Surrey County Council are interested in promoting collaboration between charities and companies…sound familiar? As you may have spotted by now, a subject dear to my heart with Communilab. I had an initial meeting on this with the lead project manager at Surrey CC. We will be looking at how we can collaborate with them on this… with Communilab we believe that we have part of the answer already up and running.

The new CAMHS contract is an opportunity for a much better deal for young people with mental health issues and I strongly believe that the third sector has a key role to play in this. To this end I set up a meeting with some of my third sector colleagues and one of the potential bidders for the CAMHS contract. A very interesting meeting where we explored what we would like the brave new world to be....different routes to access and physical location (some young people would like services in school, others definitely would NOT), the young person being empowered to share information e.g. from counsellor to youth worker, educating the first line of youth workers/teachers to help nip problems in the bud, manage transitions better e.g. to senior school, and have a clear definition of what mental wellness is.

I'm currently sitting on the youth commission being run by Surrey County Council to look into the future of use work in Surrey. As a part of this work I met with my colleague Chris Hickford at Eikon who is also on the commission. We want to think creatively from both a financial and delivery perspective to find ways to deliver quality youth work sustainability in Surrey. We will be looking for others to be involved with this.

My colleague Su and I had a good meeting yesterday with the sociology research department at Surrey University looking at how we can develop our “Voice of Youth” work in  a way that is empowering and interesting for young people whilst simultaneously being based on rigorous research methods.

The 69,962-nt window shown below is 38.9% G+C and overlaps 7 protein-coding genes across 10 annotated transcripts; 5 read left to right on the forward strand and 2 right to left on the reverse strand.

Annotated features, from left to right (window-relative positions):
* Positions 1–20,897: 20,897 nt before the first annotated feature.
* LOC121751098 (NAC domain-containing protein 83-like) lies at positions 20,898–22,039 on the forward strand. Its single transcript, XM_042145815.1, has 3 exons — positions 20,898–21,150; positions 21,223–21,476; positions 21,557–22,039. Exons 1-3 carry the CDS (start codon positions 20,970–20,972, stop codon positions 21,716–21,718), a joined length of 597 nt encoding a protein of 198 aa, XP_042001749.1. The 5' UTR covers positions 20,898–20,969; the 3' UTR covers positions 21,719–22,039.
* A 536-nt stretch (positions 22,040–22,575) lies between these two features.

Other items in my diary during the snapshot two weeks…chairing a meeting of youth charity chief executives this Friday, attending the Children and Young People’s Board and the Surrey Nature Partnership board, meeting with my wonderful predecessor Mike Abbot for a cuppa, internal meetings with my chair and team, and then various responses that I owe funders/potential funders.

Actually I feel quite tired reading all of this. Looks like I am doing a fair amount….hopefully from this you get a flavour of that I am working hard to ensure the future sustainability of the third sector over the coming years. 

New ideas very welcome…contributions of resources to these initiatives also very welcome…


P.S. I haven’t mentioned any of my private life during this period… organising a school entry in a swimming gala, captaining a hockey match, date with a nit comb, seeing Shaun the Sheep at the Cinema, taking the kids to a Chinese for the first time….9 year old was more up for it than the 4 year old.